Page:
While the foregoing invention has been described with reference to its preferred embodiments, and a number of non-limiting examples, variations and modifications will occur to those skilled in the art. For example, yarns utilized in either the cross-machine or machine direction could comprise three or more cylindrical, monofilament strands. Also, while this invention has been described with reference to a single layer forming fabric, multi-layer forming fabrics can be constructed in which yarns of one or more layers include multiple parallel strands. It is intended that such variations and modifications fall within the scope of the appended claims.

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Classifications
U.S. Classification442/149, 162/903, 442/181, 139/425.00A, 139/383.00A, 428/374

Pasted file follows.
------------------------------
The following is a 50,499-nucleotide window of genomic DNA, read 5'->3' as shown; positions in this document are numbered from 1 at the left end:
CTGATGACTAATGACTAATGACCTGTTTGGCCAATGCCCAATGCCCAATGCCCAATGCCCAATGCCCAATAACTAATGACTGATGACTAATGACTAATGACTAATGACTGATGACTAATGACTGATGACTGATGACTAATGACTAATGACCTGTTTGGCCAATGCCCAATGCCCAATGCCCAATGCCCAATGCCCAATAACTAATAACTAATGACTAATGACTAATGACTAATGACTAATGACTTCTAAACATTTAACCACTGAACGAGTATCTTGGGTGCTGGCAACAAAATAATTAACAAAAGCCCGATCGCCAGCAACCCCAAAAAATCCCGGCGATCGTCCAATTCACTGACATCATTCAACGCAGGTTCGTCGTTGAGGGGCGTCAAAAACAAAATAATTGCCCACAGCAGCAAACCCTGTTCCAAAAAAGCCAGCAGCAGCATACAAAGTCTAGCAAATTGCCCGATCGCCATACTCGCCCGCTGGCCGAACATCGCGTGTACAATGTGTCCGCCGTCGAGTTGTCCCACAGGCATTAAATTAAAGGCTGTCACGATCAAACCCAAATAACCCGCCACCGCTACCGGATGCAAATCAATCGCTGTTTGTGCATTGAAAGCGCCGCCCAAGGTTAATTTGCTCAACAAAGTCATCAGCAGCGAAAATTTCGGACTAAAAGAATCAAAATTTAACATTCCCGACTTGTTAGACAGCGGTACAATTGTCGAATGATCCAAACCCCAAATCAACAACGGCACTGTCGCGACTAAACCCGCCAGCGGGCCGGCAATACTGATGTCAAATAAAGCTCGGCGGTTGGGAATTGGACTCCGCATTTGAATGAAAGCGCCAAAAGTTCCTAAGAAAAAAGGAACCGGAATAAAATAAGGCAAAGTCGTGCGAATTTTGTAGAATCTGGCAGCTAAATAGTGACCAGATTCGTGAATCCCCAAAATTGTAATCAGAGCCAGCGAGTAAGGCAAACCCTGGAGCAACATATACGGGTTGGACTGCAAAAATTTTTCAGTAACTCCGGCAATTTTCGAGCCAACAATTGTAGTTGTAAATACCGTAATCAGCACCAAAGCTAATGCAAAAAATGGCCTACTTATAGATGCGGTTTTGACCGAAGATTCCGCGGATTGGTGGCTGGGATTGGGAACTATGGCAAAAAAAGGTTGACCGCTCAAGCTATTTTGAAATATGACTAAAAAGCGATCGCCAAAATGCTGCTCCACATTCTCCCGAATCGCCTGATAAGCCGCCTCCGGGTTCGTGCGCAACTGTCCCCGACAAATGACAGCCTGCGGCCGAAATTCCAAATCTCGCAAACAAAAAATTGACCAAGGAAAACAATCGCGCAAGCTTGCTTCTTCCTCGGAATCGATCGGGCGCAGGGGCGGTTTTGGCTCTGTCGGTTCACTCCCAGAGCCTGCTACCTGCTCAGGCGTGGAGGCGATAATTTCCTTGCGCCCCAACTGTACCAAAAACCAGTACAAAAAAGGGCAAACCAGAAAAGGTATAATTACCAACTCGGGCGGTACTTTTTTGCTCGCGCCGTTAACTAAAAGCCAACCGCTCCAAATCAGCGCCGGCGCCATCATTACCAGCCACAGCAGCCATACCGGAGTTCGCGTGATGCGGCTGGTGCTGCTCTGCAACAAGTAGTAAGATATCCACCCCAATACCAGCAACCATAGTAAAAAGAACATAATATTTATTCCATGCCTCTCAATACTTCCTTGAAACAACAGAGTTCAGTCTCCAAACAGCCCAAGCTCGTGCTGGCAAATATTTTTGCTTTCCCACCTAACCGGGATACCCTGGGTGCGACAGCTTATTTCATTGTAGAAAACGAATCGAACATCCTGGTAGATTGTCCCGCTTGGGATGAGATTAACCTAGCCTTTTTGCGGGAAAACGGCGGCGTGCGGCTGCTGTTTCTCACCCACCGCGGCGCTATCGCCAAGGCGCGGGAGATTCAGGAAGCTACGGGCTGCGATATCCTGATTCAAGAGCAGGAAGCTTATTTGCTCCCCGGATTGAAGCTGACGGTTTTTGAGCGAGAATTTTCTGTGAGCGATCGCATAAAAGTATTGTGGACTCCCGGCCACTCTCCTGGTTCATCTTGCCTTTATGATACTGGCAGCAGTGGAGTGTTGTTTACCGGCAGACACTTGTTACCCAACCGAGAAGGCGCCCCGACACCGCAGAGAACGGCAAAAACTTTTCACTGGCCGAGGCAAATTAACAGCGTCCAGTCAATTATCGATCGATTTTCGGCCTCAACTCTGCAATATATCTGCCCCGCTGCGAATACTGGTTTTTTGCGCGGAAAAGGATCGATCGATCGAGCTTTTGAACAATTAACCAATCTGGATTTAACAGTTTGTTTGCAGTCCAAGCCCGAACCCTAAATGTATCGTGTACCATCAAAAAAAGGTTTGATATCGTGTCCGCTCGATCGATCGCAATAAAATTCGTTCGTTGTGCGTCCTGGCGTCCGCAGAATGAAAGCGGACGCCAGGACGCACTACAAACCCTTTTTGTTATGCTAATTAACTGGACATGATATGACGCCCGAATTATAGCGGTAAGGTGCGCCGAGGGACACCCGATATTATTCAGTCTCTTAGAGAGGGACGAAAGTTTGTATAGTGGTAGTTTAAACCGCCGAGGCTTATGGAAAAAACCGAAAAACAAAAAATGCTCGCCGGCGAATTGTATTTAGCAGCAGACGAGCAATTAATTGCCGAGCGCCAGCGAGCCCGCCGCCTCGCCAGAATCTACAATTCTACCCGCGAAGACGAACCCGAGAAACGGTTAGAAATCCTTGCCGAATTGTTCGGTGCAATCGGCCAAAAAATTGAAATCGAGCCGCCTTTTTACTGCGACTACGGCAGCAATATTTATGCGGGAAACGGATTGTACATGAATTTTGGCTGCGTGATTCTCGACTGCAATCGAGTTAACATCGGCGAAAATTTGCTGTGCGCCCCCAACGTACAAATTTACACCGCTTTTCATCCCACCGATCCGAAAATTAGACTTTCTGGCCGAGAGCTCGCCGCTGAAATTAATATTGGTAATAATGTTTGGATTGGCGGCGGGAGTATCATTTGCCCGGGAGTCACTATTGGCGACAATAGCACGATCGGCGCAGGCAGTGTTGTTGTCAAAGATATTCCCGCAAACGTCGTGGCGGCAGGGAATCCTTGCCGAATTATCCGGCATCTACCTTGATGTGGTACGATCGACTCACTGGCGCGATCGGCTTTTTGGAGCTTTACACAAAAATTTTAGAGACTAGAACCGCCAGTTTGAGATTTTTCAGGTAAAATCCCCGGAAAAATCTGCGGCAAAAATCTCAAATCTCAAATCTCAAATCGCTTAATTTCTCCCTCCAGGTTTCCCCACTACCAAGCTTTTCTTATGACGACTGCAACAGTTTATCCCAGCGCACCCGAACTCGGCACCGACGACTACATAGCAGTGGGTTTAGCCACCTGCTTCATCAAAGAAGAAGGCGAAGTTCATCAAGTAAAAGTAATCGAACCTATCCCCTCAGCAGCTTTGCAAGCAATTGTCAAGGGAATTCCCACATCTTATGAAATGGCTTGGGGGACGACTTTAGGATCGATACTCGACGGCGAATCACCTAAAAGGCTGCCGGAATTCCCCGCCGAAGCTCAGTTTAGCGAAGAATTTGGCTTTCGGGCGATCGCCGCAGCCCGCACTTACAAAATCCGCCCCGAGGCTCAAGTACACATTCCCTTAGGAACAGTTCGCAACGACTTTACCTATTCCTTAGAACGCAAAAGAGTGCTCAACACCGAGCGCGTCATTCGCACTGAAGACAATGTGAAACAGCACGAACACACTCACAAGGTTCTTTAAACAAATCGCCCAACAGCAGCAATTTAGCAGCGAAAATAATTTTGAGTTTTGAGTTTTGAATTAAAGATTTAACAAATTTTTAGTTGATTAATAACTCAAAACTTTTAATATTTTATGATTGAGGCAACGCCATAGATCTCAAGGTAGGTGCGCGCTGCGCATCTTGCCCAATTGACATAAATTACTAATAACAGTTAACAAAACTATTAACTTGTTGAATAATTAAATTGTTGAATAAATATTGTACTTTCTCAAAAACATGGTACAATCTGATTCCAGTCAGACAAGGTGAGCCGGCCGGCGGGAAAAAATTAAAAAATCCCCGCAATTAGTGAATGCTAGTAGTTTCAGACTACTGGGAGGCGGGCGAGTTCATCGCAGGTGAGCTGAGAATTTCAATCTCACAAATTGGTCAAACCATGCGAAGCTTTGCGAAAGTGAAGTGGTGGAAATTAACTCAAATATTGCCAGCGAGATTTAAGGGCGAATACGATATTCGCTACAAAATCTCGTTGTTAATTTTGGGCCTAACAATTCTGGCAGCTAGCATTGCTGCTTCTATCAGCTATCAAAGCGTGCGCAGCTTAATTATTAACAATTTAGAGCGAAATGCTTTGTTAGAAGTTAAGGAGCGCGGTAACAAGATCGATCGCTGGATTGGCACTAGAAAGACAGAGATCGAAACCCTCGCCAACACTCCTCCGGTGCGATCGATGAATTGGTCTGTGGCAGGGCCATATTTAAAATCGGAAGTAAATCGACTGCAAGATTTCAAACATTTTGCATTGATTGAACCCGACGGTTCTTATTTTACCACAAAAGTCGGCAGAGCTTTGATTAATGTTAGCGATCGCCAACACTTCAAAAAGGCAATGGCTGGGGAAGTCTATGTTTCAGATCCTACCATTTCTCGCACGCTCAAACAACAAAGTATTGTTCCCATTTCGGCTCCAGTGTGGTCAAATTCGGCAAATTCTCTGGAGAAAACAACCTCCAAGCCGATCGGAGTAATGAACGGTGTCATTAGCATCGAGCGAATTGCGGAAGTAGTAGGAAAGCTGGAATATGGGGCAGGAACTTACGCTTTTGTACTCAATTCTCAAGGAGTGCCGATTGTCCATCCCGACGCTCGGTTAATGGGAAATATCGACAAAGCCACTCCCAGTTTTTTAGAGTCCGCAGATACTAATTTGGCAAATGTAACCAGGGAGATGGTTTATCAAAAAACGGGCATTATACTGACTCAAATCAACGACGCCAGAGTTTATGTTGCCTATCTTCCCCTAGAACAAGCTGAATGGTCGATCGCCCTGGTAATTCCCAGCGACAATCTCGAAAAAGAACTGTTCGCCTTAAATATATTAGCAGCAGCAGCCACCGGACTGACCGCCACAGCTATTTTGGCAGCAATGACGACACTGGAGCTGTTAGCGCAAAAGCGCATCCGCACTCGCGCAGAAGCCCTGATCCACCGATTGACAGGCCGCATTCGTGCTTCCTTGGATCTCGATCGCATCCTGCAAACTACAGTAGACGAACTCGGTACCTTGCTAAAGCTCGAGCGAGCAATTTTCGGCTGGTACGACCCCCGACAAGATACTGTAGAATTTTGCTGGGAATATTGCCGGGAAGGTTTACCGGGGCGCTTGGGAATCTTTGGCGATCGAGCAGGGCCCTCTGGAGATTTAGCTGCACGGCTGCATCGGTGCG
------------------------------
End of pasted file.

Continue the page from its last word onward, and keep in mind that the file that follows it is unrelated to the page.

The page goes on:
International ClassificationD21F1/00, D03D15/00, D03D13/00
Cooperative ClassificationY10S162/903, D21F1/0027
European ClassificationD21F1/00E
Legal Events
DateCodeEventDescription
Aug 18, 2011ASAssignment
Owner name: WANGNER ITELPA I LLC, NORTH CAROLINA
Free format text: RELEASE BY SECURED PARTY;ASSIGNOR:CITICORP NORTH AMERICA, INC.;REEL/FRAME:026771/0309
Owner name: XERIUM (V) US LIMITED, NORTH CAROLINA
Effective date: 20110818
Owner name: XERIUM (IV) US LIMITED, NORTH CAROLINA
Owner name: XERIUM III (US) LIMITED, NORTH CAROLINA
Owner name: XTI LLC, NORTH CAROLINA
Owner name: STOWE WOODWARD LLC, NORTH CAROLINA
Owner name: WANGNER ITELPA II LLC, NORTH CAROLINA
Owner name: HUYCK LICENSCO INC., NORTH CAROLINA
Owner name: XERIUM TECHNOLOGIES, INC., NORTH CAROLINA
Owner name: STOWE WOODWARD LICENSCO LLC, NORTH CAROLINA
Owner name: WEAVEXX LLC, NORTH CAROLINA
Aug 11, 2011ASAssignment
Free format text: RELEASE BY SECURED PARTY;ASSIGNOR:CIBC WORLD MARKETS PLC;REEL/FRAME:026732/0743
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Effective date: 20050519
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Owner name: HUYCK LICENSCO INC., MASSACHUSETTS
Jul 18, 2005ASAssignment
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Dec 15, 1999ASAssignment